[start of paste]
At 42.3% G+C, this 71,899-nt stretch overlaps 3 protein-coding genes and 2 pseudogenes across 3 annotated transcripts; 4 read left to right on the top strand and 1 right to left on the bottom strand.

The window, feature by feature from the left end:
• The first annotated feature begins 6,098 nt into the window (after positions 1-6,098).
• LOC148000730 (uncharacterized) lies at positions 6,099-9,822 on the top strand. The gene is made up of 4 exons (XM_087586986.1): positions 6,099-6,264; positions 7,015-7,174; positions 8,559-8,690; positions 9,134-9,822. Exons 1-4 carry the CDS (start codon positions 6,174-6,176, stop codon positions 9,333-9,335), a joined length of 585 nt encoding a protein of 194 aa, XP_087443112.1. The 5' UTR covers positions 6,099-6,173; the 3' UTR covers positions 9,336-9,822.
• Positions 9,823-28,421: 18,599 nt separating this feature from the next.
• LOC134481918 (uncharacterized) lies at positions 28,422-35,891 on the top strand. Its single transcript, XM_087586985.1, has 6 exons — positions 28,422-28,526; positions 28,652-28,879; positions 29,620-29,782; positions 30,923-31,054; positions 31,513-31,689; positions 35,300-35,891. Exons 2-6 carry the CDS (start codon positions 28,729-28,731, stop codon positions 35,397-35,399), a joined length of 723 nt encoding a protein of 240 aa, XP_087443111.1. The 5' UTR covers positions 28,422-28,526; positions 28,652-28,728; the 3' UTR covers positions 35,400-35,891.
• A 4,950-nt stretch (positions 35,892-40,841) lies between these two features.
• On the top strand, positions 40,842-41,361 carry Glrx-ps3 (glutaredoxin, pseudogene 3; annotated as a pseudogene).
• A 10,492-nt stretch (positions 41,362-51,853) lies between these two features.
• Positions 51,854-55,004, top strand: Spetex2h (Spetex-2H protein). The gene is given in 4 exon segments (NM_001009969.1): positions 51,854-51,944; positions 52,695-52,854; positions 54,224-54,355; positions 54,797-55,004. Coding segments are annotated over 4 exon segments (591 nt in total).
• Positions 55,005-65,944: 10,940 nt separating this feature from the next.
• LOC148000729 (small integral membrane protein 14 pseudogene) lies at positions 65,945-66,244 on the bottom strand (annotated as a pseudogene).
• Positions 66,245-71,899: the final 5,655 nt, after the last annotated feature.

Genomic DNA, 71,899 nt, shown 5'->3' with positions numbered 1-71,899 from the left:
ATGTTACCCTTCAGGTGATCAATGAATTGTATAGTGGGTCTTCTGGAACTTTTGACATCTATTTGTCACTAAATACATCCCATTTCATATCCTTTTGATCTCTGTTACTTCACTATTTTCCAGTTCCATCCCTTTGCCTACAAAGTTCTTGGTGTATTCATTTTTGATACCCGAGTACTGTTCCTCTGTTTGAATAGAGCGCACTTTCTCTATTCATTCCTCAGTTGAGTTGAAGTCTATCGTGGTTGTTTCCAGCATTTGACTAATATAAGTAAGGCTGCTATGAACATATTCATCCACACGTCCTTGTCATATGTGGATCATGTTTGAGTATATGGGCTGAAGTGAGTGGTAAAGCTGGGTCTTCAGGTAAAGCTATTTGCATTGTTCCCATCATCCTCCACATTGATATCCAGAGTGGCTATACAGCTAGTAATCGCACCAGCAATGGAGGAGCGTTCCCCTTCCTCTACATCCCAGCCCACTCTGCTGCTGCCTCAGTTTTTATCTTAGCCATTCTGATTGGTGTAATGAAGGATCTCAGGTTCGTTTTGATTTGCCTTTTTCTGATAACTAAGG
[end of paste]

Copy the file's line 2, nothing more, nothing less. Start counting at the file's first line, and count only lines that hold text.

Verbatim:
The window, feature by feature from the left end: